Volume 9, Issue 27 (6-2020)                   DEEJ 2020, 9(27): 107-121 | Back to browse issues page

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Introduction: The worldwide climate researches have generated large-scale models and shared their results to increase the accuracy of various models in working with big datasets. Among the various statistical approaches, empirical downscaling methods are the most commonly used ones due to their ease of implementation. Several empirical downscaling approaches have been proposed which need to be assessed as to which method contributes (or not) to the overall climate change uncertainty. Therefore, this research sought to investigate the effects of climate variation on temperature and precipitation in different seasons, using two Emission scenarios of 4.5 and 8.5 in Bandar Abbas city which is located in southern Iran.
Materials and methods: The coastal city of Bandar Abbas is located in the south of Iran. In this study, the data collected from the Synoptic Station of Bandar Abbas were used. The historical observational data for the basic period from 1982 to 2005 included the daily temperature and precipitation. As for future data, the period considered was from 2016 to 2075. As this study sought to investigate the role of temperature and precipitation in the future average and bad conditions of the region, The Emission scenarios of 4.5 and 8.5 were taken into account. To investigate the effects of climate variation, the output of CMIP5 models was used. During the model selection in the CMIP5 project, the models which included the daily data were determined. In this study, three models were used to evaluate the temperature and precipitation. Considering the fact BC-Mean and variation Factor-Variance were the selected methods of the study, four GCM daily temperature and precipitation downscaling methods were used at the station scale. To evaluate the efficiency of the downscaling methods, a mean relative error (MRE) was, in addition to RMSE and MAE statistical coefficients, applied to determine the experimental similarity quantity between the observations and the downscaling.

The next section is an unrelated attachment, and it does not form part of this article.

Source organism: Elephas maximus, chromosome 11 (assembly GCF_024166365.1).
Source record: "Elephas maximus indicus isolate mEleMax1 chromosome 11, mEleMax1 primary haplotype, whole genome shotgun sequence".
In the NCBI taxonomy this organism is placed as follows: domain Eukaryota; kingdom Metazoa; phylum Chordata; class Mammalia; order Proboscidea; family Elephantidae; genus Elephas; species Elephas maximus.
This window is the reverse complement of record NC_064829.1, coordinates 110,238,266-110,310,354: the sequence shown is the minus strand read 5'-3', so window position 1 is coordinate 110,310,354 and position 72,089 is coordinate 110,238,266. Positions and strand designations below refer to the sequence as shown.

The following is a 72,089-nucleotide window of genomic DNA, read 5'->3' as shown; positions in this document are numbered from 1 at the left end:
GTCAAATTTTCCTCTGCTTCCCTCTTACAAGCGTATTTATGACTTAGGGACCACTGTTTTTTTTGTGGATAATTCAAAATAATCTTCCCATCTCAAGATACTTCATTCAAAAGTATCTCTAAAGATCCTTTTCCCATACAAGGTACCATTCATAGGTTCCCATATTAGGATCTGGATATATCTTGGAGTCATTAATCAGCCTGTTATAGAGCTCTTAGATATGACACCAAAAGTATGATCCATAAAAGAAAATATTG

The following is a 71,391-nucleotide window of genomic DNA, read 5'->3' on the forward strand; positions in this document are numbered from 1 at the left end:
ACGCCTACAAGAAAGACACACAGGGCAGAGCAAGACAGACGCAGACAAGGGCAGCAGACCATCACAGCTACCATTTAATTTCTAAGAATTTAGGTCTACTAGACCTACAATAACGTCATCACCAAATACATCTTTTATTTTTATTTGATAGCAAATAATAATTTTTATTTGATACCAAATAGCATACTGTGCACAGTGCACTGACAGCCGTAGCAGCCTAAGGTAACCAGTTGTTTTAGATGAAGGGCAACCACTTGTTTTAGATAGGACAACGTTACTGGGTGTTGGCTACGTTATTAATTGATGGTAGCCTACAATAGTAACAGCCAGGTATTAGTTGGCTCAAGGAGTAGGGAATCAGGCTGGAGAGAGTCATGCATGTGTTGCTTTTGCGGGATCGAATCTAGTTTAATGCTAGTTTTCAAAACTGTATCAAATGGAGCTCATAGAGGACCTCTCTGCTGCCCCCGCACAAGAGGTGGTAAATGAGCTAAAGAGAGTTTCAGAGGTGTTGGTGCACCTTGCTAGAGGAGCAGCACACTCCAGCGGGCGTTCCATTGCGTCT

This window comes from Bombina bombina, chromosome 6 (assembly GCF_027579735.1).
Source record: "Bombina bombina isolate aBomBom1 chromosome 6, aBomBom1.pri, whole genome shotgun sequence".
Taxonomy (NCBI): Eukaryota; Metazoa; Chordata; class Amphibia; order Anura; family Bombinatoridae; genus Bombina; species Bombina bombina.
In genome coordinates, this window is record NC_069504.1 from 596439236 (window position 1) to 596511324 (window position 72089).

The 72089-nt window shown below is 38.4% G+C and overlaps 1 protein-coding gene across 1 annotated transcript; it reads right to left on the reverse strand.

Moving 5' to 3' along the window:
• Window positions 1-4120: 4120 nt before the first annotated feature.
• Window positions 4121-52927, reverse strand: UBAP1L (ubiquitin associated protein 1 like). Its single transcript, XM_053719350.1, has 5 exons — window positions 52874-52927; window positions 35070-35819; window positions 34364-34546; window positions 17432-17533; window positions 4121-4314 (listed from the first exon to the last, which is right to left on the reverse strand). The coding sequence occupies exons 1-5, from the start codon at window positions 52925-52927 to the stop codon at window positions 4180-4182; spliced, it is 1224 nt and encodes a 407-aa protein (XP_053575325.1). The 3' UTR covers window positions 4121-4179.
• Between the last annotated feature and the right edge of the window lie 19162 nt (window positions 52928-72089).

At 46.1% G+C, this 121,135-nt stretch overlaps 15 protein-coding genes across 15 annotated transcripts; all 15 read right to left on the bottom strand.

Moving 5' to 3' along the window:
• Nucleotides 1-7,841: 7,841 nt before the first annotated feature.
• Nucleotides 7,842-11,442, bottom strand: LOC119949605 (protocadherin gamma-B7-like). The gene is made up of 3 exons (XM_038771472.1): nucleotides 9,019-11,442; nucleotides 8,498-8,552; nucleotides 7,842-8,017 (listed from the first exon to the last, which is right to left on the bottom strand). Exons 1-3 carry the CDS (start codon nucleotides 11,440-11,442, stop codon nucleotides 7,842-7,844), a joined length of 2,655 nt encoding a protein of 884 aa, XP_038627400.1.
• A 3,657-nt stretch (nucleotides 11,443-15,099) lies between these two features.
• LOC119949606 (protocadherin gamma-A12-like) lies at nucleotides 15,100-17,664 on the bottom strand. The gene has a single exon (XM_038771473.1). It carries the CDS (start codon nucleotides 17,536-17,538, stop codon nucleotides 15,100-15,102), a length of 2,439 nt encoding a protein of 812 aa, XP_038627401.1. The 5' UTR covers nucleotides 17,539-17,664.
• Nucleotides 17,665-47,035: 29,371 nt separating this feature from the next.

Results: Based on the results obtained from the downscaling of each model, the MPI-ESM-MR model was found to have the least error rate and the most similarity with the synoptic station under study. From among the downscaling methods, the BC method proved to make more mistakes in limit values than the CF method (Chisanga et al, 2017). Based on the results obtained from four downscaling methods, CF-Variance and BC-Mean were selected for downscaling the precipitation and the temperature in this study, as they had the min error in terms of MRE, RMSE, and MAE, and possessed the max, average, and min amounts in comparison with those of the station; a result which is consistent with the findings of Wang et al (2016). Based on the 4.5 scenarios, it could be argued that from 2016 through 2045, the increase in precipitation variations has been low, and this is evident especially in those months with high rates of precipitation, with the maximum increase reported as 0.26 percent for May- June precipitation. As found by the Emission scenario of 8.5, during both time intervals of 2016- 2045 and 2046- 2075, the percentage of the rainfall variations from February to June was low and limited. In the time interval of 2016- 2045, an increasing trend of 2.34, 9.89, and 3.8 percent were found in January, September, and October, respectively. Therefore, the amount of precipitation during both time intervals indicated a reduction in precipitation in May and March, which are normally considered as high rainfall months, while an increase in precipitation forecast percentage was observed in September and October. The findings also suggested that based on scenario 4.5 and 8.5, the chances for an increase in precipitation in rainy seasons (autumn and winter) are minimized, and in seasons with normally least amount of least rain, the chances are maximized. It was also found that based on scenario 4.5, most of the changes occurred during those two time periods in the minimum temperature (-2.2 and -1.2 C), average temperature (0.4 and 1.04 C), and maximum temperature (0.1 and 0.6 C) respectively. According to scenario 8.5, most of the changes in temperature parameter occurred in the maximum temperature (13 and 13.8 C), average temperature (11.6 and 12.3 C), and minimum temperature (7.7 and 8.2 C) respectively during those periods.